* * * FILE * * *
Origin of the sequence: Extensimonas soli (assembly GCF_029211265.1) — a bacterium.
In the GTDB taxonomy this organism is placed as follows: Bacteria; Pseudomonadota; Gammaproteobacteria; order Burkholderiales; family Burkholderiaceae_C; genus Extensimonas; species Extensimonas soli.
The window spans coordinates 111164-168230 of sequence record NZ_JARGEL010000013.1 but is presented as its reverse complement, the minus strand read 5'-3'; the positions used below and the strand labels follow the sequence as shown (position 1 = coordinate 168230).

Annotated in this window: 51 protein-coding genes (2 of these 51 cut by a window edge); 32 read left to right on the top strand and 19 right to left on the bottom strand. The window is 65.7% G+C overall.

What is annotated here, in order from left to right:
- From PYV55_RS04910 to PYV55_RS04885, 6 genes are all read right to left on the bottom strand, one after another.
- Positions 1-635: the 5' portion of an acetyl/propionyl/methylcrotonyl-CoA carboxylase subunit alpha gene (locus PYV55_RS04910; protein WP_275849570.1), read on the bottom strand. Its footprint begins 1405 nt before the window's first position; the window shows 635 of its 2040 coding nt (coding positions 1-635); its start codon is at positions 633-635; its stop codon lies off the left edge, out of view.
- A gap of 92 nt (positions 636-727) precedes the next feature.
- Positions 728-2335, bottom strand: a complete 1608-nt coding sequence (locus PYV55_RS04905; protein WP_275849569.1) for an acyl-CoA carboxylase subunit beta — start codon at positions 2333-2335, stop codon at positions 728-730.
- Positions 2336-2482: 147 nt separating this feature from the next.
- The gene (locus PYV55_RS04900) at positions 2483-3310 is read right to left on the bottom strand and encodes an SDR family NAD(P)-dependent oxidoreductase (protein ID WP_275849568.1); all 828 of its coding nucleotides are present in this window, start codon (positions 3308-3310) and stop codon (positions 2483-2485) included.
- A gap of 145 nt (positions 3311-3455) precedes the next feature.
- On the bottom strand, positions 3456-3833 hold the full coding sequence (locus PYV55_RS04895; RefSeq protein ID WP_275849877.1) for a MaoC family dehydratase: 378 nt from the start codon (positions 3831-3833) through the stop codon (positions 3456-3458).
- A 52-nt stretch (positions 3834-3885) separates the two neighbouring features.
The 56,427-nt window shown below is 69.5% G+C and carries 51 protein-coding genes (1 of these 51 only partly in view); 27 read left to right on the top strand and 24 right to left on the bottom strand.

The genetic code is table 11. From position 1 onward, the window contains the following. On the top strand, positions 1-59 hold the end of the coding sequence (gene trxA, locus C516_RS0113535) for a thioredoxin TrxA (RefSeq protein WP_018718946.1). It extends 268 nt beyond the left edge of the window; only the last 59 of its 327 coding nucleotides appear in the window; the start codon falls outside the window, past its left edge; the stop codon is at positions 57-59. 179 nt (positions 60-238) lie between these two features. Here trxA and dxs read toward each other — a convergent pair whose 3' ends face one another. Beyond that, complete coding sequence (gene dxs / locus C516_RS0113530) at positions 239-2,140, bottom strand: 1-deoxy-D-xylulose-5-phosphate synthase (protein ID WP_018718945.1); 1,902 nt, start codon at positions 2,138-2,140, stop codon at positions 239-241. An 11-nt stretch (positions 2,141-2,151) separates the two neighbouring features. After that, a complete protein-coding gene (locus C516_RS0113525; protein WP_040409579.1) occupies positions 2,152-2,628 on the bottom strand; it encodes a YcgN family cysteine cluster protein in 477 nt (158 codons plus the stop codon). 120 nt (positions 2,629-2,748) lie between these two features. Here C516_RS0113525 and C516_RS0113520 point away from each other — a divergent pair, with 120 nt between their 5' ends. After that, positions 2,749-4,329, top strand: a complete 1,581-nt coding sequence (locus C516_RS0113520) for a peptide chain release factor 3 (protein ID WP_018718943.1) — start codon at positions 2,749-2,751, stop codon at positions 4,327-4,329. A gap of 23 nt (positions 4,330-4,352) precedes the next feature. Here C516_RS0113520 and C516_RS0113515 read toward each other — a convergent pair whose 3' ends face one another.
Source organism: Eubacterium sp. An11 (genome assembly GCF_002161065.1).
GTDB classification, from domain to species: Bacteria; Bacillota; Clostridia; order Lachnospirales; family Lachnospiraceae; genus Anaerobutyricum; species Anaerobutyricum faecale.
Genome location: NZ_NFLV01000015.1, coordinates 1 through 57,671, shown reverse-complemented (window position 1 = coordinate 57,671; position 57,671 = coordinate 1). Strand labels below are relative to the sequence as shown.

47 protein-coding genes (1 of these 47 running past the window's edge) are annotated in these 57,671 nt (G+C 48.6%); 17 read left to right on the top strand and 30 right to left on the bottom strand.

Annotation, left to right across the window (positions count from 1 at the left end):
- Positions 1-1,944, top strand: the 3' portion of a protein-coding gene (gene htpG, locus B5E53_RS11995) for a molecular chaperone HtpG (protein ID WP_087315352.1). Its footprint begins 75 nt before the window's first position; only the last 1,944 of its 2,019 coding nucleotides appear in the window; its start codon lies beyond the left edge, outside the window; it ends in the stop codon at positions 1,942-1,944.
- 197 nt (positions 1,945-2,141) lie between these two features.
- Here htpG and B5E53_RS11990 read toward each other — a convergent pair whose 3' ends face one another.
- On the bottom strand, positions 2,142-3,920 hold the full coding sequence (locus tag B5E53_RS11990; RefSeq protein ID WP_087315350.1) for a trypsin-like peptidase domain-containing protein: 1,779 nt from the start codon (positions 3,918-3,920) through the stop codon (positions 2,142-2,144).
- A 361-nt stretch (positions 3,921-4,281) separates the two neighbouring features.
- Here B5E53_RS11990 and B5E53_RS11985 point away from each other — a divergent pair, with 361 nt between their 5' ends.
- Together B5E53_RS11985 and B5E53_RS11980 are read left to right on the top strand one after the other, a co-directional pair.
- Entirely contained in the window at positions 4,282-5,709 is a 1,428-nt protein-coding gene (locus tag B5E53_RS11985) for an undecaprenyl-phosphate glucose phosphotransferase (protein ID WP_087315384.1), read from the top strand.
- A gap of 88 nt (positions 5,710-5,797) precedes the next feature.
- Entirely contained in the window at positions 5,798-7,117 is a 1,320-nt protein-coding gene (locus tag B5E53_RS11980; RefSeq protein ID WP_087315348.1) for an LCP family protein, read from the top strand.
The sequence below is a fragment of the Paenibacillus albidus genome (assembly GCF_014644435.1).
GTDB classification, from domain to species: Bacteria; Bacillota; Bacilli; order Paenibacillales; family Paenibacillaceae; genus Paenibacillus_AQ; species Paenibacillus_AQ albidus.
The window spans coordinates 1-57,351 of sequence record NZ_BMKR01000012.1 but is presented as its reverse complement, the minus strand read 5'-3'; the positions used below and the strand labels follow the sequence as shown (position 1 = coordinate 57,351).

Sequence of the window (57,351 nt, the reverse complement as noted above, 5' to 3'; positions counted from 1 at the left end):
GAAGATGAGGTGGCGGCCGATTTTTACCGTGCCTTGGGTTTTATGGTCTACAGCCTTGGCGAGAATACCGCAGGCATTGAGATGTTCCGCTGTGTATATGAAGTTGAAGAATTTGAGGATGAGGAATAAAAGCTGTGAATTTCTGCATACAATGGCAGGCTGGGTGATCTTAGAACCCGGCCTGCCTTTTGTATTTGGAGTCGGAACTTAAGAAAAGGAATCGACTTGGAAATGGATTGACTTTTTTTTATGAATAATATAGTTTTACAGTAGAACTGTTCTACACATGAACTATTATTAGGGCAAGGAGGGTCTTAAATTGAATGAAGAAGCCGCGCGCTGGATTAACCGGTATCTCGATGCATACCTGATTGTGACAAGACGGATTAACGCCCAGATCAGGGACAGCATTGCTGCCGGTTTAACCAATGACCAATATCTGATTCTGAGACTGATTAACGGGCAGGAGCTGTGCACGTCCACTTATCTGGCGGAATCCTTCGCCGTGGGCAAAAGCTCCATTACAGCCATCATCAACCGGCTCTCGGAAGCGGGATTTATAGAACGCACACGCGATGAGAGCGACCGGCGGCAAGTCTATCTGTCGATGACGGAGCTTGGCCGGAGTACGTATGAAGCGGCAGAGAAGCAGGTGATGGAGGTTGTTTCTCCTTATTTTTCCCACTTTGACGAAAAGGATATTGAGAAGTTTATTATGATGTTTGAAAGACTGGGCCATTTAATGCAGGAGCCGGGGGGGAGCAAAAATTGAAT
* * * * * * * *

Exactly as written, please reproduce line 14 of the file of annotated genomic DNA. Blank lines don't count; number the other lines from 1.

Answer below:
- A 52-nt stretch (positions 3834-3885) separates the two neighbouring features.